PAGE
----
Other Cases Of Interest
An Insured Was Entitled To A Jury Trial In An Insurer’s Action For Declaratory Relief Regarding Coverage
Entin v. Superior Court
(Cal. Ct. of App., 2d Dist.), filed August 20, 2012
Allen Entin owned two disability income insurance policies. In 2009, Entin filed a claim asserting that migraine headaches had rendered him totally disabled. Entin’s insurer, Provident Life and Accident Insurance Company, agreed to pay Entin benefits while investigating his claim. At the conclusion of its investigation, Provident filed a declaratory relief action seeking a determination that Entin was not totally disabled within the meaning of his policies.
In its complaint, Provident stated that it would continue to pay Entin benefits during the pendency of the action and would not seek reimbursement of those payments.
Entin requested a jury trial. The trial court denied the request, concluding that Provident’s claim was equitable in nature because it sought only a declaration of rights and because Provident was continuing to pay Entin disability benefits during the pendency of the action.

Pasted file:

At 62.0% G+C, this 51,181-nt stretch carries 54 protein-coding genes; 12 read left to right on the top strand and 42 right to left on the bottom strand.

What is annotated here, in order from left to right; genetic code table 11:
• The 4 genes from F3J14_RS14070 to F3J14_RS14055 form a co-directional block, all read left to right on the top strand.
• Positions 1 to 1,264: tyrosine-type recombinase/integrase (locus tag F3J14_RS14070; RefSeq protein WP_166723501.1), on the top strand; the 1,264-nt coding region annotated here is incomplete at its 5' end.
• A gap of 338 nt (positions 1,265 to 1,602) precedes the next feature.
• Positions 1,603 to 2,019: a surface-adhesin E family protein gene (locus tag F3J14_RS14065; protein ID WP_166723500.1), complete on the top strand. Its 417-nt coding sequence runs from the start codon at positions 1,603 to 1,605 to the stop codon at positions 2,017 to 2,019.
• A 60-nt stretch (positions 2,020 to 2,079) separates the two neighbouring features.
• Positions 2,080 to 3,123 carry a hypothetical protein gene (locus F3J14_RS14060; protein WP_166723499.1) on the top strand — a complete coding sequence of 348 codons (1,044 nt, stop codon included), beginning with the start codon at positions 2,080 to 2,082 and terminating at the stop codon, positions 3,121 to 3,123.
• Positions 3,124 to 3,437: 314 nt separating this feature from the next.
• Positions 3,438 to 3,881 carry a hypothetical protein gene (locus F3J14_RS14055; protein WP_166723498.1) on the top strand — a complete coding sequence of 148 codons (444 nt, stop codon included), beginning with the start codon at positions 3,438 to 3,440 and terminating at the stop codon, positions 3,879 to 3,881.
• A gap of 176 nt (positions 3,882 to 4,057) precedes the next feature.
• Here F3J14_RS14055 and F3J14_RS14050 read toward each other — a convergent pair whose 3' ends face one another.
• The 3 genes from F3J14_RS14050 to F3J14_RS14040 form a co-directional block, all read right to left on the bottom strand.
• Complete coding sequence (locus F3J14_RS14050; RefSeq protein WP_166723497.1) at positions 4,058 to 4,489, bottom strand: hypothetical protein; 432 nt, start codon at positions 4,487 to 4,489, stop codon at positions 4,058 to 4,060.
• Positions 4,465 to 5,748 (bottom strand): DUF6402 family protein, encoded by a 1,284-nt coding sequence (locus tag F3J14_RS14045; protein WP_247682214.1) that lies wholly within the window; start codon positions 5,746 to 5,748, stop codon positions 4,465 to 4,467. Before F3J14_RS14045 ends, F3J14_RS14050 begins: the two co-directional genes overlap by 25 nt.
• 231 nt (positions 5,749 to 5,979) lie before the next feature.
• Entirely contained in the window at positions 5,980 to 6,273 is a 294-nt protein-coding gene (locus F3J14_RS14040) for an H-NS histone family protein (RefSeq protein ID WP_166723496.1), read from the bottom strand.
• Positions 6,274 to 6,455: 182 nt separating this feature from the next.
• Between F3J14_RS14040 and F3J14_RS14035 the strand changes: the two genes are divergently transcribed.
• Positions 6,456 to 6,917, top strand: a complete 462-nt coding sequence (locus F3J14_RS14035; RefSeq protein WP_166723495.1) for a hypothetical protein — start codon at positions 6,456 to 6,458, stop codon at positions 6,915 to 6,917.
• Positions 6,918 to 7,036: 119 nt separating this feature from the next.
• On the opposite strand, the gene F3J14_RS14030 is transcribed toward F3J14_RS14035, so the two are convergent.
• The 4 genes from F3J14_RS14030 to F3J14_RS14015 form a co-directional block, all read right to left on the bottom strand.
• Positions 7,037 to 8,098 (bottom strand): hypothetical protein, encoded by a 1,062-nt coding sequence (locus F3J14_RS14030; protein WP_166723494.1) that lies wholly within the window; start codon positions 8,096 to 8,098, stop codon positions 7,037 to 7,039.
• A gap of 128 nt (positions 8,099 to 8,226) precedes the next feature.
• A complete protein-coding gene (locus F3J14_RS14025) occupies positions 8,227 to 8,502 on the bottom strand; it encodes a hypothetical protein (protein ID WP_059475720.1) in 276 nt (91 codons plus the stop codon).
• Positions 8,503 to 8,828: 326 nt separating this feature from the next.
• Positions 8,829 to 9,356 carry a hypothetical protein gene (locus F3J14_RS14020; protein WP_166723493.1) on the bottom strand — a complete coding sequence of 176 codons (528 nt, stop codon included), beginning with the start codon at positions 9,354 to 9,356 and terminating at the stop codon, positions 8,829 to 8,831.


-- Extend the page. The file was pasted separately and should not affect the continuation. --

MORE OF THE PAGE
The Court of Appeal issued writ of mandate directing the Superior Court to grant Entin’s request for a jury trial. It held that in the context of declaratory relief actions, the right to a jury trial depends on whether the issues raised in the complaint are legal or equitable in nature. It also held that Provident’s declaratory relief claim raised factual questions pertaining to contractual rights, which were legal in nature. Although Provident had elected to pay Entin benefits while pursuing the action, that did not transform the nature of the dispute into one arising in equity. Entin was therefore entitled to a jury trial.